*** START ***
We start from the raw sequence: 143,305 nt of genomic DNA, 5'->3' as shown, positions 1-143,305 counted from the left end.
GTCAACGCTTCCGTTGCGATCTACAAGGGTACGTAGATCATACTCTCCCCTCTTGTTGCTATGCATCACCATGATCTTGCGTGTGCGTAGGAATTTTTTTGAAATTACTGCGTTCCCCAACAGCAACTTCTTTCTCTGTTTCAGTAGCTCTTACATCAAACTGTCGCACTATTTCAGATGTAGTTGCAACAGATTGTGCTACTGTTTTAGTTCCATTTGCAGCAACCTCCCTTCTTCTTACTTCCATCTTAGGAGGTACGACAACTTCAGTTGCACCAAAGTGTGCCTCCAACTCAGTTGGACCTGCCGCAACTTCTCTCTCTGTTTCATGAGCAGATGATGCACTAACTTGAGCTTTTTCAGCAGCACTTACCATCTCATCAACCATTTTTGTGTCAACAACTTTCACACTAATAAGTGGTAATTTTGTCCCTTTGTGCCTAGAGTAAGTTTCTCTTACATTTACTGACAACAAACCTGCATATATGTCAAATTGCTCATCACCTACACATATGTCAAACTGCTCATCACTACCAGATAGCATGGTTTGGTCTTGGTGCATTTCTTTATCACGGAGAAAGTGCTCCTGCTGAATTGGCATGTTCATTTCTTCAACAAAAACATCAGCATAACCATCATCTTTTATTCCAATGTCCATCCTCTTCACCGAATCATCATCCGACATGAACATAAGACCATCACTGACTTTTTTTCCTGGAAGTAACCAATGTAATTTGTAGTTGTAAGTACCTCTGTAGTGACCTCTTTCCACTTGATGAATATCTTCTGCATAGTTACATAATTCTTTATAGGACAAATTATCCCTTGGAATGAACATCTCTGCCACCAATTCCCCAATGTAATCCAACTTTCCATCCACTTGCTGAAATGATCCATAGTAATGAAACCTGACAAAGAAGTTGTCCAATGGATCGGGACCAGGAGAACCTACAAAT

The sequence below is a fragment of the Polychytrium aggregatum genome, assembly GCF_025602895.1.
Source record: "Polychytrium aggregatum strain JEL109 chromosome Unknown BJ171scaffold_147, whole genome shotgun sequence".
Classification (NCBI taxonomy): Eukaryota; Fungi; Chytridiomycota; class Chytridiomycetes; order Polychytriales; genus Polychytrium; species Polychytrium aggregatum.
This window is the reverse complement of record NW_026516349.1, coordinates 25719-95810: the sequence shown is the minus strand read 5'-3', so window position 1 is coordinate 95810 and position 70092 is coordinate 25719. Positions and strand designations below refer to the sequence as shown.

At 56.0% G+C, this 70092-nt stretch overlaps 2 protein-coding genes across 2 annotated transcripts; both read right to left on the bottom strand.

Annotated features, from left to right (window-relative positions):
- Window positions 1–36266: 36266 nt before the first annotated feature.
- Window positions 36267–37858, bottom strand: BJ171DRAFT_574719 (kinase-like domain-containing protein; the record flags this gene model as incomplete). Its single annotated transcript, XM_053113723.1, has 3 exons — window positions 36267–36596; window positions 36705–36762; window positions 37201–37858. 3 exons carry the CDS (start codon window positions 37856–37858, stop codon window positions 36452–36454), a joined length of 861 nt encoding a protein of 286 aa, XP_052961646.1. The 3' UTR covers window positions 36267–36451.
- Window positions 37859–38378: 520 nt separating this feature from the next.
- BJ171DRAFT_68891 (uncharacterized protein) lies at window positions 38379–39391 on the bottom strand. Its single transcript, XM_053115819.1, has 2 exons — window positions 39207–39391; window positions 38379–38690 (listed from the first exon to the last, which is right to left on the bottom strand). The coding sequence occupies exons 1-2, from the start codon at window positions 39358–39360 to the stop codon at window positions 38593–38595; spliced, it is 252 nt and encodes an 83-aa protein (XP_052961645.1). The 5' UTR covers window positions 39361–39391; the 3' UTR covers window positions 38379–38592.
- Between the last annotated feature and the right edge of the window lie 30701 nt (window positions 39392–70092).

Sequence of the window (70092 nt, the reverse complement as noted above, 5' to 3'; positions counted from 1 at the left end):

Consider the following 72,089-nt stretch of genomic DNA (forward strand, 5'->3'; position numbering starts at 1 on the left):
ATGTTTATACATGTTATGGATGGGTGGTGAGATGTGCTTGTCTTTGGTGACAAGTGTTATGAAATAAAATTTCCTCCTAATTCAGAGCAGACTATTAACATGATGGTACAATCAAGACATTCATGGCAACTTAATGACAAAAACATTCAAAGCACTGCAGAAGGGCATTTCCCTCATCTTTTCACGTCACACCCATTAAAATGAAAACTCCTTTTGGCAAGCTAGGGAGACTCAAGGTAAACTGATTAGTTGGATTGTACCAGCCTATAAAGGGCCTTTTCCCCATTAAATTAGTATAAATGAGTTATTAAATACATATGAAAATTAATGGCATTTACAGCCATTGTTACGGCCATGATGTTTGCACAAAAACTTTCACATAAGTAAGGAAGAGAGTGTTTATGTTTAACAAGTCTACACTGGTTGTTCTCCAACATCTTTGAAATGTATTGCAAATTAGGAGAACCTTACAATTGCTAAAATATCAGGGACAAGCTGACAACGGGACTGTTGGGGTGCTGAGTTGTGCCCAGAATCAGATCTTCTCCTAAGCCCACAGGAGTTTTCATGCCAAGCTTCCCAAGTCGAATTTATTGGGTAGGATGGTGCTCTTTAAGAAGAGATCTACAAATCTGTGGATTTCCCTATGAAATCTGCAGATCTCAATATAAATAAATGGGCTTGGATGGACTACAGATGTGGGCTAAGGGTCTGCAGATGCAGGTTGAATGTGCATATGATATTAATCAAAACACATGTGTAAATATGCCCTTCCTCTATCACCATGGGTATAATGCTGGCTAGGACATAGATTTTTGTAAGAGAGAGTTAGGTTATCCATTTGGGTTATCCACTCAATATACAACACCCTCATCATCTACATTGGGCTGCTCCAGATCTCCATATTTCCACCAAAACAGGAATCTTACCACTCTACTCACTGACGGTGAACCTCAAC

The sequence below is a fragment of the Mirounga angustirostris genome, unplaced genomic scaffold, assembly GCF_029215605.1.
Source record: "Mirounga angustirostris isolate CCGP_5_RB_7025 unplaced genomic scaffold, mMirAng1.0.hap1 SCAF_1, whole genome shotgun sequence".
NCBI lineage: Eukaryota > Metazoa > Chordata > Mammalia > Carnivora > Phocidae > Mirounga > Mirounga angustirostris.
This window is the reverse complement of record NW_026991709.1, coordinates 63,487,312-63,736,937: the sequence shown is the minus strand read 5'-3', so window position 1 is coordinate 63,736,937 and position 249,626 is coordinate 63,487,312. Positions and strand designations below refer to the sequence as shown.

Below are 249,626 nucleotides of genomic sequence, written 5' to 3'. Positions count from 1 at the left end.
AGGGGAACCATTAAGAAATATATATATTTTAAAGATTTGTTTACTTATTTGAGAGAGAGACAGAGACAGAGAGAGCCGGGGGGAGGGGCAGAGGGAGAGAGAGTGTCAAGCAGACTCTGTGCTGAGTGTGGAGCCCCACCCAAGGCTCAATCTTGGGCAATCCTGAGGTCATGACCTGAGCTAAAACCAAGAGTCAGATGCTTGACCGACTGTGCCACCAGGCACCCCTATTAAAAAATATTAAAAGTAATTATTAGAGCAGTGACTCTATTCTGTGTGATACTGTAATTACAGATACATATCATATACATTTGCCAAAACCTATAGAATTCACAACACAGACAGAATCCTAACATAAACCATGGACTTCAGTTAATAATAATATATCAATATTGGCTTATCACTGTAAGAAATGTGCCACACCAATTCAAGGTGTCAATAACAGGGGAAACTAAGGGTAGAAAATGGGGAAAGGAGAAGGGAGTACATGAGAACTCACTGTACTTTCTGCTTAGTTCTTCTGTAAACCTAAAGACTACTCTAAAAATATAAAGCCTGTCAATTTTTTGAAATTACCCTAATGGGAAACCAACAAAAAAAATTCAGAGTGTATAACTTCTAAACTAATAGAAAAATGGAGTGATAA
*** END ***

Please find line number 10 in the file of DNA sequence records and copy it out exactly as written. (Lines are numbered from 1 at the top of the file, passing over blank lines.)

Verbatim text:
- Window positions 36267–37858, bottom strand: BJ171DRAFT_574719 (kinase-like domain-containing protein; the record flags this gene model as incomplete). Its single annotated transcript, XM_053113723.1, has 3 exons — window positions 36267–36596; window positions 36705–36762; window positions 37201–37858. 3 exons carry the CDS (start codon window positions 37856–37858, stop codon window positions 36452–36454), a joined length of 861 nt encoding a protein of 286 aa, XP_052961646.1. The 3' UTR covers window positions 36267–36451.